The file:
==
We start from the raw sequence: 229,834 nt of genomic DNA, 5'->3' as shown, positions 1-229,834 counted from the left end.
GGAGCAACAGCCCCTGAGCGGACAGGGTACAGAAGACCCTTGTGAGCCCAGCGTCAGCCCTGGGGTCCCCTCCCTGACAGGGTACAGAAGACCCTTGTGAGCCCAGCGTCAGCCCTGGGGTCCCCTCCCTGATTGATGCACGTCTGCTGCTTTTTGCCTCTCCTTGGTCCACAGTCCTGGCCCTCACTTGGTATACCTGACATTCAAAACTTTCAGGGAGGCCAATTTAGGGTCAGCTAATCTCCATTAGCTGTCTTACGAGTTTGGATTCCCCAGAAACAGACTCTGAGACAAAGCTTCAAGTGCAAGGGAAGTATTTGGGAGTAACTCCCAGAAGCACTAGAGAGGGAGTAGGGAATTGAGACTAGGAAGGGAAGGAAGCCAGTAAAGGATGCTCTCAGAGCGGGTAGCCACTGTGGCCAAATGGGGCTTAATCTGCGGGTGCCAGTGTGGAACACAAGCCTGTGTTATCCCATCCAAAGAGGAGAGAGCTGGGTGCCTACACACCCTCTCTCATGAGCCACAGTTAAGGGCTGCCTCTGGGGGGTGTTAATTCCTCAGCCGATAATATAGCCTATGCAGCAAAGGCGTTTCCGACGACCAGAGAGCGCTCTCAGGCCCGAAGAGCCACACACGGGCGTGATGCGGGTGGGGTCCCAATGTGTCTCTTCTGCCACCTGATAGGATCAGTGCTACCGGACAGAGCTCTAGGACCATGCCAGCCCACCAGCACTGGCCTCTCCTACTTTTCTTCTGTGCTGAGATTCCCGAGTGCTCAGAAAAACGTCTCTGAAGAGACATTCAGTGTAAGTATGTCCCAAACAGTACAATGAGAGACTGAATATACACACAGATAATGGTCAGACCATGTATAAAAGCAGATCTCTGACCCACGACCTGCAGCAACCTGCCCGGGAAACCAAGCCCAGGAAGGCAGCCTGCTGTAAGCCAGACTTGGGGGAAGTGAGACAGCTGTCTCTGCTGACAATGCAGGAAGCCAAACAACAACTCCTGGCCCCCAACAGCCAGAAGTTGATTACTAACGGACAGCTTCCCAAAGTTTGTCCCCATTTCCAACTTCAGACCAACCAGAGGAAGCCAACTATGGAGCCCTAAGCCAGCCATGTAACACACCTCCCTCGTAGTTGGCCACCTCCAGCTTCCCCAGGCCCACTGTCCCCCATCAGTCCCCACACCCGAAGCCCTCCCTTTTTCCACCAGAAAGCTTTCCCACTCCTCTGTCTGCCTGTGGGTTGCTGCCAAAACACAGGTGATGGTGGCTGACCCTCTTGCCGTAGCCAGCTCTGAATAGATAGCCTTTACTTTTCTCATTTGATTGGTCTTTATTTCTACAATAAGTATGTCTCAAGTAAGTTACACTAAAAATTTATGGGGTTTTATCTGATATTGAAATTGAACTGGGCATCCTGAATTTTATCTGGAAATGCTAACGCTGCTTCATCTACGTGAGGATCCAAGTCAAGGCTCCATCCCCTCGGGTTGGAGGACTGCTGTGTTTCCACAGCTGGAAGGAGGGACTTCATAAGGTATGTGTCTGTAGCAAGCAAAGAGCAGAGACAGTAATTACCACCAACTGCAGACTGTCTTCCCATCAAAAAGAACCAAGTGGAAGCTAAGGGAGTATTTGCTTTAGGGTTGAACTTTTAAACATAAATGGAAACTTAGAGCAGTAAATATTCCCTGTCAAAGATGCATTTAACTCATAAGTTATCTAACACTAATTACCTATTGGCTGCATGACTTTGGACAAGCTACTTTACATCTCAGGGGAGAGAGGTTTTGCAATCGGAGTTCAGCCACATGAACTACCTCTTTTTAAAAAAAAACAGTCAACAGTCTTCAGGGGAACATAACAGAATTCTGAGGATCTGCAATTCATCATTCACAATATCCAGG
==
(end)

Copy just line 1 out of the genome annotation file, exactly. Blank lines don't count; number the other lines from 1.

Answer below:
We start from the raw sequence: 229,834 nt of genomic DNA, 5'->3' as shown, positions 1-229,834 counted from the left end.